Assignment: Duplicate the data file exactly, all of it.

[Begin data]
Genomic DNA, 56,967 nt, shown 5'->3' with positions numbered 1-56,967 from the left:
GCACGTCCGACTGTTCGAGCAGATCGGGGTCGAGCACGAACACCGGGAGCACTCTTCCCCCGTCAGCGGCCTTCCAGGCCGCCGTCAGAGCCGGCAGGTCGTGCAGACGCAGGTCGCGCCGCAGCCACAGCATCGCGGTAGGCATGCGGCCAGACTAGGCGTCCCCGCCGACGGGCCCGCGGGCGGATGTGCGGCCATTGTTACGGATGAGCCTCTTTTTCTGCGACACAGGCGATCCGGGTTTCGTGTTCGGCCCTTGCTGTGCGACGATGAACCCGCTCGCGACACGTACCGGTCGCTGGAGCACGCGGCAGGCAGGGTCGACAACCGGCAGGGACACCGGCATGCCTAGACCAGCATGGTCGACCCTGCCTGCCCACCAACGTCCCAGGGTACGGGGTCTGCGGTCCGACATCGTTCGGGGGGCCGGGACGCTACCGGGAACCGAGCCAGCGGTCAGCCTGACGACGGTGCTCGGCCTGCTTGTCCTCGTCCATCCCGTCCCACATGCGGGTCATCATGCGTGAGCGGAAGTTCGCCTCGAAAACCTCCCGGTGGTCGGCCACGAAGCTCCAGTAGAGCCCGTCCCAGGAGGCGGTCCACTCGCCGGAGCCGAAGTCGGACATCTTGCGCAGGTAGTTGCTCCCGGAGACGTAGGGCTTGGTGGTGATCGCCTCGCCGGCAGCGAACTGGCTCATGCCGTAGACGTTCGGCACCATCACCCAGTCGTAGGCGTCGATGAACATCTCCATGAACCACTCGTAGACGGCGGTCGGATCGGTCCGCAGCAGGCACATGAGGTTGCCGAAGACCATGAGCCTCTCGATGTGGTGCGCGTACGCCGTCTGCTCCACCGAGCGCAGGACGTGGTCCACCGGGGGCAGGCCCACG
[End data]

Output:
Genomic DNA, 56,967 nt, shown 5'->3' with positions numbered 1-56,967 from the left:
GCACGTCCGACTGTTCGAGCAGATCGGGGTCGAGCACGAACACCGGGAGCACTCTTCCCCCGTCAGCGGCCTTCCAGGCCGCCGTCAGAGCCGGCAGGTCGTGCAGACGCAGGTCGCGCCGCAGCCACAGCATCGCGGTAGGCATGCGGCCAGACTAGGCGTCCCCGCCGACGGGCCCGCGGGCGGATGTGCGGCCATTGTTACGGATGAGCCTCTTTTTCTGCGACACAGGCGATCCGGGTTTCGTGTTCGGCCCTTGCTGTGCGACGATGAACCCGCTCGCGACACGTACCGGTCGCTGGAGCACGCGGCAGGCAGGGTCGACAACCGGCAGGGACACCGGCATGCCTAGACCAGCATGGTCGACCCTGCCTGCCCACCAACGTCCCAGGGTACGGGGTCTGCGGTCCGACATCGTTCGGGGGGCCGGGACGCTACCGGGAACCGAGCCAGCGGTCAGCCTGACGACGGTGCTCGGCCTGCTTGTCCTCGTCCATCCCGTCCCACATGCGGGTCATCATGCGTGAGCGGAAGTTCGCCTCGAAAACCTCCCGGTGGTCGGCCACGAAGCTCCAGTAGAGCCCGTCCCAGGAGGCGGTCCACTCGCCGGAGCCGAAGTCGGACATCTTGCGCAGGTAGTTGCTCCCGGAGACGTAGGGCTTGGTGGTGATCGCCTCGCCGGCAGCGAACTGGCTCATGCCGTAGACGTTCGGCACCATCACCCAGTCGTAGGCGTCGATGAACATCTCCATGAACCACTCGTAGACGGCGGTCGGATCGGTCCGCAGCAGGCACATGAGGTTGCCGAAGACCATGAGCCTCTCGATGTGGTGCGCGTACGCCGTCTGCTCCACCGAGCGCAGGACGTGGTCCACCGGGGGCAGGCCCACG